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I mean, make sure you keep THIS in though


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Ah, to ask this question on the internet

Here is the other big thing people tend to not realize about AM workouts; the "you" in the morning who just woke up and only has a light meal in you is vastly different from the "you" that shows up to the gym in the afternoon after being awake for 8 hours with 3 full meals.  This means you can expect to hit the same numbers with the same intensity in the morning as you had been doing in the afternoon/evening.  For those of you following linear progression programs (why?!), this is going to mean swallowing some pride and figuring out a new baseline.  For you AMRAP folks, that means new rep PRs to establish/beat.  For you autoreg folks; business as usaul.  Whoever you are, just don't freak out over a number change.  As long as you are progressing under the same conditions, you are progressing overall.

Example: If, in the afternoon you were deadlifting 600lbs for 5 reps, then you start training in the morning and can only pull 550 for 5; when you can start hitting 600 for 5 in the morning, you will be able to lift even MORE in the afternoon.

Personal example: 1 week ago, in the morning, I pulled 520 off of a 7 mat height for 4 reps in the morning.  This week, I pulled 565 for 3 reps off a 6 mat height in the afternoon.  I didn't add 45lbs in 1 week; it was simply the difference between morning me and afternoon me.

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Afternoon you might be the Hulk and morning you might be Bruce Banner, but as long as you aren't Hawkeye, you're fine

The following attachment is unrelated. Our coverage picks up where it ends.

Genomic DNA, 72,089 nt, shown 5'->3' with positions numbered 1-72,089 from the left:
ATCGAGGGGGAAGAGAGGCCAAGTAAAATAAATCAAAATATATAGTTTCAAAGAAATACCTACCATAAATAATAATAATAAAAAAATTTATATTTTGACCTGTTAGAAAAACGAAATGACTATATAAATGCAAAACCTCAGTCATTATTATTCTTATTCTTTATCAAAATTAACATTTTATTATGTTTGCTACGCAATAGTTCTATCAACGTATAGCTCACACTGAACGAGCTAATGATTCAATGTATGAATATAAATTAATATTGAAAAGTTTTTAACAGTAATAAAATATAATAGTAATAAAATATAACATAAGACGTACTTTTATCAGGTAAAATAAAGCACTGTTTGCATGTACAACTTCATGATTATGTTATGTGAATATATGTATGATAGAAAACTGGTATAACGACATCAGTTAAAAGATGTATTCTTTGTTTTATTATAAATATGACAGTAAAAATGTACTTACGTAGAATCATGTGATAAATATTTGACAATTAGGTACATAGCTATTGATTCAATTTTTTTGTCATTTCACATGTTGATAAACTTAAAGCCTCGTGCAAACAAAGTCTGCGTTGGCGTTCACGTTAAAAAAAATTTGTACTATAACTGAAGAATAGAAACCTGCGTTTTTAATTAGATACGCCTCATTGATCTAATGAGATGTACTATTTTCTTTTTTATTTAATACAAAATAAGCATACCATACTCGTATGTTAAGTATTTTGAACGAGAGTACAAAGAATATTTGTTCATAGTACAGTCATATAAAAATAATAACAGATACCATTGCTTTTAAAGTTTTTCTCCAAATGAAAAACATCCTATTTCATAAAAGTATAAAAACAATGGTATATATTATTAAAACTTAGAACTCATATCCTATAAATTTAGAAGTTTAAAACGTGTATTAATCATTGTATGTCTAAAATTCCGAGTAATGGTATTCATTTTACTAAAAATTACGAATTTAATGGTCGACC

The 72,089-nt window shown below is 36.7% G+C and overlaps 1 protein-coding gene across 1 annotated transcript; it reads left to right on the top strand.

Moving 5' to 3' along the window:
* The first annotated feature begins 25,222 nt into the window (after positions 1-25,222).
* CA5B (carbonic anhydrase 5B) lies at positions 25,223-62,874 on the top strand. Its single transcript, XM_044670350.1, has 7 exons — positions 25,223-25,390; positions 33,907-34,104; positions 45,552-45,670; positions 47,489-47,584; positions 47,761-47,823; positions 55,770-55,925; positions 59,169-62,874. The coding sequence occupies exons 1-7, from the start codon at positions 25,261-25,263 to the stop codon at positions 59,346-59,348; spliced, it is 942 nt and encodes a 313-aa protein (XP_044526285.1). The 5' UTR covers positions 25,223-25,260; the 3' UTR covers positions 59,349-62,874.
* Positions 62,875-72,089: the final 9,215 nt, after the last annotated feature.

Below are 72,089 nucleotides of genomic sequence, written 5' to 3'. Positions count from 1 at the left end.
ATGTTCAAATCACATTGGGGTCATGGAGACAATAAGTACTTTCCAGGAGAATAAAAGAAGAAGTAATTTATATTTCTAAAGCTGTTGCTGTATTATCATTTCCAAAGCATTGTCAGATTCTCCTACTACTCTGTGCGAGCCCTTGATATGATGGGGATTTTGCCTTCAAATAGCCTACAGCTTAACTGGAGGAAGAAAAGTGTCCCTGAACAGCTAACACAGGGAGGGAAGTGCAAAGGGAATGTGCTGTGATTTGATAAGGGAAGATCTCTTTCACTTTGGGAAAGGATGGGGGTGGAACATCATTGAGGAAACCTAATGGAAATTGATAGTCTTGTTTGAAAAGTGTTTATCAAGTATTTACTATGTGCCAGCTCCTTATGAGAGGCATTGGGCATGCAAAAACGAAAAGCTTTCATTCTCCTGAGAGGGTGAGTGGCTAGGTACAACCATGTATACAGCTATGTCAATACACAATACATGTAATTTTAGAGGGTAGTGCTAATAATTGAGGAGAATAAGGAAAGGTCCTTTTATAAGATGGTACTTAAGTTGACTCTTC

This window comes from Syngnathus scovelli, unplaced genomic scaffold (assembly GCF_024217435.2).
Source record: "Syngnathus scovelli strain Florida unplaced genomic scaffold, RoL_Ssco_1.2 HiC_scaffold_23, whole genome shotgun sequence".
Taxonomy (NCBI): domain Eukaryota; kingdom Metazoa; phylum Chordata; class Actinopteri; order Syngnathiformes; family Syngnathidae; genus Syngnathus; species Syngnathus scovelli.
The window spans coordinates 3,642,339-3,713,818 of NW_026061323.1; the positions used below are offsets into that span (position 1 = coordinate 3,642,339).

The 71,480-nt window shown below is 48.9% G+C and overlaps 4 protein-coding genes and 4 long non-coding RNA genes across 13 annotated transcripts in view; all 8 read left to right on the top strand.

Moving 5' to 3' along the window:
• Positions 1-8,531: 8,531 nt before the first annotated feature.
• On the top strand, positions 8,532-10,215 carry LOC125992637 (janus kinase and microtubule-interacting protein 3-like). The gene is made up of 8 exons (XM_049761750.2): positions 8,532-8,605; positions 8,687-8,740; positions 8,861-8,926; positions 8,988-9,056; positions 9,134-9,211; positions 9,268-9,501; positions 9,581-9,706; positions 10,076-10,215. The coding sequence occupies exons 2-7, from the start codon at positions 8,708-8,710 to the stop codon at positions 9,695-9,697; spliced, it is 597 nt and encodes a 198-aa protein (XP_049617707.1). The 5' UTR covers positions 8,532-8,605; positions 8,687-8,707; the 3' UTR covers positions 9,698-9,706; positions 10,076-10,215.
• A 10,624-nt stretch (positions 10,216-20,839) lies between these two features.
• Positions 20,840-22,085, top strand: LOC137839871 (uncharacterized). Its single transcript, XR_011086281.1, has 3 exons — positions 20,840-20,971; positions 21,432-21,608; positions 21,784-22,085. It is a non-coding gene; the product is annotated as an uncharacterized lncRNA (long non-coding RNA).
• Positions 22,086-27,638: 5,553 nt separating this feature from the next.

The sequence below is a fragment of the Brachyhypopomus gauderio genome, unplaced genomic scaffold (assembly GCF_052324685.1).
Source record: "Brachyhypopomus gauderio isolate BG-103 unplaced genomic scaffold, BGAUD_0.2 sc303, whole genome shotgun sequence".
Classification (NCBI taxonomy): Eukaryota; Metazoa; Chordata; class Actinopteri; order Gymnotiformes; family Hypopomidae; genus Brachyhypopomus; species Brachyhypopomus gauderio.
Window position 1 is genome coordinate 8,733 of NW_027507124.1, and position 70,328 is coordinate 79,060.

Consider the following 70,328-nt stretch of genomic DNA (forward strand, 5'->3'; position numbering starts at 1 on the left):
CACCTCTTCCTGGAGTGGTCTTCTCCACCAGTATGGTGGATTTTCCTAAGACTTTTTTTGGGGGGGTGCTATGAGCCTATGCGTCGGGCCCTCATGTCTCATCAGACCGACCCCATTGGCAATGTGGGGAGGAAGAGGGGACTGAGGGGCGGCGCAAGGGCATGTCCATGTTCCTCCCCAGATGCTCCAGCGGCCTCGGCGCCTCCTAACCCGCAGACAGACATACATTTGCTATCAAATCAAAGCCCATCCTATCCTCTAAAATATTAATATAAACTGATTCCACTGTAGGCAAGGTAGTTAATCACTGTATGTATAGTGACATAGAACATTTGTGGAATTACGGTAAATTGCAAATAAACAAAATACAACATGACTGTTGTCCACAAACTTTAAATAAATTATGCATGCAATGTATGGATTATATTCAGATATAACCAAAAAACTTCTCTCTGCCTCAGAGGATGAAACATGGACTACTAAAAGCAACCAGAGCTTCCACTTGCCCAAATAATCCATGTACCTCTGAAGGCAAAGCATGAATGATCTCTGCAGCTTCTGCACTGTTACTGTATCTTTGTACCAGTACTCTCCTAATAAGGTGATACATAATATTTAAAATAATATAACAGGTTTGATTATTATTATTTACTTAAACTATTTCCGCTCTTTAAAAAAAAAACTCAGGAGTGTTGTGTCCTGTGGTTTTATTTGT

-It's probably also a good idea to dress warm to start with.  You just woke up, your body is still stiff, staying warm is staying safe.  This'll mean it's time to retire the tank-top and quit checking out your guns in the mirror while you're "checking your form".  Don't sweat it though; no one else is in the gym to see you anyway.

-Your belt is going to fit differently, since there is less food in your gut.  With a lever belt, this can suck, but even with a buckle belt make sure you know what setting you need.

That's it for now.  Leave a comment if you have any other tips for the AM workout crowd.


  1. Hi Emevas,

    I train early morning.

    A big pro to early morning training is that you have far less crowding.

    I think the best tip I have is that the battle is won or lost in the first 5 minutes of waking. If you can over-ride the self-talk and get out of bed, your are pretty much there.

    I have a pretty stressful job and sometimes suffer from insomnia or work late into the night. Sometimes the workout suffers and sometimes it does not. It is not something I use as an excuse for not training.

    I head home to 2 protein ice coffees (60 grams of protein) and an entire box of cereal after training completely fasted. That little reward makes me very rat like in my approach.